On the upside, the Cascada’s interior is well-built and features decent quality materials. A fair amount of dash and door panels feature some soft touch material. The front seats are comfortable for short and long distance trips. Power adjustments for the driver’s seat make it easy to find a position that works. One touch Buick deserves applause for is the seat belt presenter. The front seat belts are nestled away when the Cascada is turned off to make it easier to get in and out of the back seat. But when you start it up, the presenter extends for both the driver and passenger to buckle in. The back seat provides enough space for kids or small adults. Taller folks like myself will find minimal legroom. With the top up, anyone sitting back here will feel very confined. With the top down, this feeling goes away. 
      Step into the 2016 Camaro Convertible’s interior and you’ll find the same retro ideas from the previous model such as the shape of the dash and circular vents. But Chevrolet improved the overall usability of the Camaro’s interior. For example, the retro-inspired engine information gauges that were placed ahead of the shifter in the previous generation are gone. In its place are a set of air vents that also control the temperature of the climate control system. 
      Our tester featured the optional Chevrolet MyLink system with navigation. We know we’re beating a dead horse with our complaints with MyLink such as a slow response when going from various screens and recognizing devices plugged into the USB ports. But you would think that GM would maybe issue an update or something by now to fix some of these issues? Like other Chevrolet models we have driven this year, the Camaro’s MyLink system comes with Android Auto and Apple CarPlay compatibility. We tried CarPlay and found it to be easier to use than most automaker’s infotainment systems. But, we had issues with apps crashing and the system not always recognizing our phone.
      The front bucket seats are quite comfortable and will hold you in if you decide to tackle that special road aggressively. A set of power adjustments makes it easy for anyone to find a comfortable position. The back seat is best reserved for small kids or extra storage as legroom is nonexistent. You would think that the Camaro Convertible wouldn’t feel as claustrophobic as the coupe since you can put the top down, but it isn’t. Sitting in the Camaro convertible with the top down, I felt like I was being contained in a small box. Blame the high belt line for this.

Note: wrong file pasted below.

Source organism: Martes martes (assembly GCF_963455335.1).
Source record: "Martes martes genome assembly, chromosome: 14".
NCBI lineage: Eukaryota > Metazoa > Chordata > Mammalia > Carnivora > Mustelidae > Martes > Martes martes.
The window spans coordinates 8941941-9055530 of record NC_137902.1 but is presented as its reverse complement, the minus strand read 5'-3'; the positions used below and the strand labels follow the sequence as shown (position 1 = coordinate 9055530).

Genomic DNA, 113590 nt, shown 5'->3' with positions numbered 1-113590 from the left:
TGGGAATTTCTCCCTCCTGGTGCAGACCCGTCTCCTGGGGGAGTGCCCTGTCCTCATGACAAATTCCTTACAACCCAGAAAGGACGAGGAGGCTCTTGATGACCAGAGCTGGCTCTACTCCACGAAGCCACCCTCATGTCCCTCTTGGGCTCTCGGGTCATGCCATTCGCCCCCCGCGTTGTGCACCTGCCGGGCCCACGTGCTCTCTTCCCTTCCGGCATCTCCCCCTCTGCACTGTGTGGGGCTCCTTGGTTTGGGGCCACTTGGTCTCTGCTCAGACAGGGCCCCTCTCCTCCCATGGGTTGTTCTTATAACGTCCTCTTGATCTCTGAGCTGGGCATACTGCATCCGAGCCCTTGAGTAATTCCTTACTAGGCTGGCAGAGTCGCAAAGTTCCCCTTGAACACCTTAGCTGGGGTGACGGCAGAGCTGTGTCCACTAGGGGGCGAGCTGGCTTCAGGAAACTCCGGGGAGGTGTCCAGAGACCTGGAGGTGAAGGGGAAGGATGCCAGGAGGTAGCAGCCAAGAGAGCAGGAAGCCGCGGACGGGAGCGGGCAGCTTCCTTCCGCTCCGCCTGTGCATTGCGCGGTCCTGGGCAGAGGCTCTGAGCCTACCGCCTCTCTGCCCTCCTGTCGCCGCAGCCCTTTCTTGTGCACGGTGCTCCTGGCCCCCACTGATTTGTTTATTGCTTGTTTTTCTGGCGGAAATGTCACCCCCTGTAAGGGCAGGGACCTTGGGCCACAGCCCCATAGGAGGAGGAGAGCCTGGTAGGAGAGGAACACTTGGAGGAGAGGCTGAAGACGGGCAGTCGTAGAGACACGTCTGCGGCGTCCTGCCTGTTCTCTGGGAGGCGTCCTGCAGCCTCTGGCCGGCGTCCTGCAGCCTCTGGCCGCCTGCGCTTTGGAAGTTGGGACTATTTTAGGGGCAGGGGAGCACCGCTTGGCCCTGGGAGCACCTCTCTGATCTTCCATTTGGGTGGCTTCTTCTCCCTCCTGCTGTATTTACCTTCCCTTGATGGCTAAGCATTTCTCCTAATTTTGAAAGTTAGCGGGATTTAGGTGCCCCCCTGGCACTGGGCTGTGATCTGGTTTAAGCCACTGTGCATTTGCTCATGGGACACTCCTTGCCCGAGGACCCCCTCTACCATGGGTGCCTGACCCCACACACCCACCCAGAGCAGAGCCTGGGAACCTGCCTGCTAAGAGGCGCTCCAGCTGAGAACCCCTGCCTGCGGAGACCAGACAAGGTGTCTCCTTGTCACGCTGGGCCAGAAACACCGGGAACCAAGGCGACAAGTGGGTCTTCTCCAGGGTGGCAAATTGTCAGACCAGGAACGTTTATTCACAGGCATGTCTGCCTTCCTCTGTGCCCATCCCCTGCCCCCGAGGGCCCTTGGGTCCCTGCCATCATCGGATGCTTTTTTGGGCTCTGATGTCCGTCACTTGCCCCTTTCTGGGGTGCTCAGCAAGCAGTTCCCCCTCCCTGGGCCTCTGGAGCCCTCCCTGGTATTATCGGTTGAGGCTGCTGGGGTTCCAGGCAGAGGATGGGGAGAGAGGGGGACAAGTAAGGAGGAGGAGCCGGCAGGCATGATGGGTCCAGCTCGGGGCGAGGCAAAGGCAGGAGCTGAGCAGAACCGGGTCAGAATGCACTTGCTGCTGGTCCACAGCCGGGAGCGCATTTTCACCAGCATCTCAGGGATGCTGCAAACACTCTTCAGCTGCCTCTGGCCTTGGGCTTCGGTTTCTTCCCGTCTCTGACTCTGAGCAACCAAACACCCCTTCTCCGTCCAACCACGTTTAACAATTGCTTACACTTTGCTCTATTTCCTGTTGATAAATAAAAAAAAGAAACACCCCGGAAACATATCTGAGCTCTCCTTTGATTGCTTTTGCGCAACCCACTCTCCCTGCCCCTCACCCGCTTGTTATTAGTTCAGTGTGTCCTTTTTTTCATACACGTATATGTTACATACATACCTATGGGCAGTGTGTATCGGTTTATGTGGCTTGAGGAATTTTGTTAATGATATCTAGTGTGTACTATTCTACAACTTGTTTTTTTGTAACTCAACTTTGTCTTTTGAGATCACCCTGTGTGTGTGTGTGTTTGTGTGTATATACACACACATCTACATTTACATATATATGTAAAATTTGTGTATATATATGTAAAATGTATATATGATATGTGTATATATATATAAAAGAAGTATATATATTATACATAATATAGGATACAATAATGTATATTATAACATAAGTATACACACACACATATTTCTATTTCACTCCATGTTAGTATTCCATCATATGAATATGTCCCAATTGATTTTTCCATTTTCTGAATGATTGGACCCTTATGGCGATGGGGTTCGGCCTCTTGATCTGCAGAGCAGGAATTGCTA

Powertrain:
      Power for the Buick Cascada comes from a turbocharged 1.6L four-cylinder with 200 horsepower and 207 pound-feet of torque. This is paired with a six-speed automatic. The figures are impressive for this engine. But drop it into the Cascada and it is quite disappointing. Performance is very lethargic as the engine has to overcome the nearly two tons of Cascada. It feels like an eternity getting up to speed and you’ll find yourself putting the pedal to the floor to get the vehicle moving at a sufficient rate. EPA figures for the Cascada stand at 20 City/27 Highway/23 Combined. My average for the week landed at 21 mpg. 
      The Camaro’s engine lineup includes a 3.6L V6, turbocharged 2.0L four, and our SS tester’s 6.2L V8. The V8 pumps out 455 horsepower and 455 pound-feet of torque. We had the optional eight-speed automatic, but you can get a six-speed manual. The V8 makes the Camaro Convertible stupidly fun. I found myself wanting to roll down the window at a stop light to tell the vehicle next to me “let me play you the song of my people” before stomping on the accelerator and having the V8 roar into life as the light turns green. The engine will pin you in your seat if you floor it and there is a never-ending stream of power throughout the rev range. A nice touch is the optional dual-mode exhaust system that only amplifies the noises of the V8. The eight-speed automatic is ofine around town and on the highway but stumbles somewhat in enthusiastic driving where it takes a moment to downshift when slowing down. Fuel economy for the Camaro SS Convertible stands at 17 City/28 Highway/20 Combined. I got about 19 mpg during my week-long test.
      Ride & Handling:
      Describing the ride and handling characteristics of the Cascada can be summed up in one word; smooth. Buick’s engineers tuned the Cascada’s suspension to deliver an almost magic carpet ride. Even with a set of twenty-inch wheels as standard equipment, the Cascada is able to deal with rough roads with no issues. Around corners, the Cascada feels planted and body roll is kept in check. But don’t plan on doing anything enthusiastic with it. The steering is a little bit too light for it. Drive it like a relaxed cruiser and you’ll enjoy it. Wind buffeting is minimal with either the windows rolled up or down.
      The Camaro Convertible is shocking as to how well it handles. Part of this comes down to optional Magnetic Ride Control (MRC) system which limits body roll. Chevrolet engineers also worked on improving the structural rigidity of the Camaro. The combination makes the convertible just as good as the coupe in corners. Direction change is fast and there is plenty of grip coming from the meaty tires. Where the Camaro Convertible falters is the ride quality. The SS comes with a set of twenty-inch wheels. While they do look sharp, it makes for a somewhat unbearable ride. Bumps of any size are clearly transmitted to those sitting inside. MRC does its best to provide a comfortable ride, but it might be worth considering going down to a smaller wheel to improve the ride. Wind buffeting is kept in check with the windows up or down.
      Price:
      The 2016 Buick Cascada starts at $33,065 for the base model. Our up-level Premium starts at $36,065 and comes to an as-tested price of $37,385 thanks to the vehicle being finished in an optional blue color. You really don’t get much in terms of additional features when compared to the base Cascada aside from some additional safety features - front and rear parking sensors, lane departure warning, and forward collision alert - and automatic wipers. Also for that amount of cash, you could with the Audi A3 cabriolet which offers a slightly more premium interior. But you would lose out on the larger back seat of the Cascada. You would be better off with the base Cascada.